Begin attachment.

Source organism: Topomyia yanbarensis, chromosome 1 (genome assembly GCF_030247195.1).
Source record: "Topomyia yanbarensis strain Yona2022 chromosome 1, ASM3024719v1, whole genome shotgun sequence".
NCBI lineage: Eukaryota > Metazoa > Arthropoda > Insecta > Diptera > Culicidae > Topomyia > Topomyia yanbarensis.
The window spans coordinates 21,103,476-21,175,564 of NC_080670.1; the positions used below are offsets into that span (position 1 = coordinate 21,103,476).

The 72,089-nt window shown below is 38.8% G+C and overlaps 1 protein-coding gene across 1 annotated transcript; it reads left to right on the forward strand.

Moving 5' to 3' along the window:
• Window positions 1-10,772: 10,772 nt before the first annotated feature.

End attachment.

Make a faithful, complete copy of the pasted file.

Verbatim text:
Source organism: Topomyia yanbarensis, chromosome 1 (genome assembly GCF_030247195.1).
Source record: "Topomyia yanbarensis strain Yona2022 chromosome 1, ASM3024719v1, whole genome shotgun sequence".
NCBI lineage: Eukaryota > Metazoa > Arthropoda > Insecta > Diptera > Culicidae > Topomyia > Topomyia yanbarensis.
The window spans coordinates 21,103,476-21,175,564 of NC_080670.1; the positions used below are offsets into that span (position 1 = coordinate 21,103,476).

The 72,089-nt window shown below is 38.8% G+C and overlaps 1 protein-coding gene across 1 annotated transcript; it reads left to right on the forward strand.

Moving 5' to 3' along the window:
• Window positions 1-10,772: 10,772 nt before the first annotated feature.